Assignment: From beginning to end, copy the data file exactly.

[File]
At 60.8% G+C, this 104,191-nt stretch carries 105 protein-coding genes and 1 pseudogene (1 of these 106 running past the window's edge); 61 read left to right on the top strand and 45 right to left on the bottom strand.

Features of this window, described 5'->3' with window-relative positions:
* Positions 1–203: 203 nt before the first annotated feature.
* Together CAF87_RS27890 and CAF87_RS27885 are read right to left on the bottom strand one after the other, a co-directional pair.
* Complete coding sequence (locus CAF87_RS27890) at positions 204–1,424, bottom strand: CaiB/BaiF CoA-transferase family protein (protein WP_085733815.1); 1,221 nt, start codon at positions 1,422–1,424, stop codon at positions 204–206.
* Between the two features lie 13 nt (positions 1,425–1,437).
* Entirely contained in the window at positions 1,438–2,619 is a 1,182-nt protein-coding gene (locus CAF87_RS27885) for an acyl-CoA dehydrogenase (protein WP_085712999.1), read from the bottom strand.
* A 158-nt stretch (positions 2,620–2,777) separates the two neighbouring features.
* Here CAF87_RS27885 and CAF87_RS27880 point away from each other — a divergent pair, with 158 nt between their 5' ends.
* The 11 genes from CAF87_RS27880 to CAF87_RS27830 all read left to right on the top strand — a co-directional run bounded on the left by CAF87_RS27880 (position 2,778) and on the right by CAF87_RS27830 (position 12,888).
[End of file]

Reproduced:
At 60.8% G+C, this 104,191-nt stretch carries 105 protein-coding genes and 1 pseudogene (1 of these 106 running past the window's edge); 61 read left to right on the top strand and 45 right to left on the bottom strand.

Features of this window, described 5'->3' with window-relative positions:
* Positions 1–203: 203 nt before the first annotated feature.
* Together CAF87_RS27890 and CAF87_RS27885 are read right to left on the bottom strand one after the other, a co-directional pair.
* Complete coding sequence (locus CAF87_RS27890) at positions 204–1,424, bottom strand: CaiB/BaiF CoA-transferase family protein (protein WP_085733815.1); 1,221 nt, start codon at positions 1,422–1,424, stop codon at positions 204–206.
* Between the two features lie 13 nt (positions 1,425–1,437).
* Entirely contained in the window at positions 1,438–2,619 is a 1,182-nt protein-coding gene (locus CAF87_RS27885) for an acyl-CoA dehydrogenase (protein WP_085712999.1), read from the bottom strand.
* A 158-nt stretch (positions 2,620–2,777) separates the two neighbouring features.
* Here CAF87_RS27885 and CAF87_RS27880 point away from each other — a divergent pair, with 158 nt between their 5' ends.
* The 11 genes from CAF87_RS27880 to CAF87_RS27830 all read left to right on the top strand — a co-directional run bounded on the left by CAF87_RS27880 (position 2,778) and on the right by CAF87_RS27830 (position 12,888).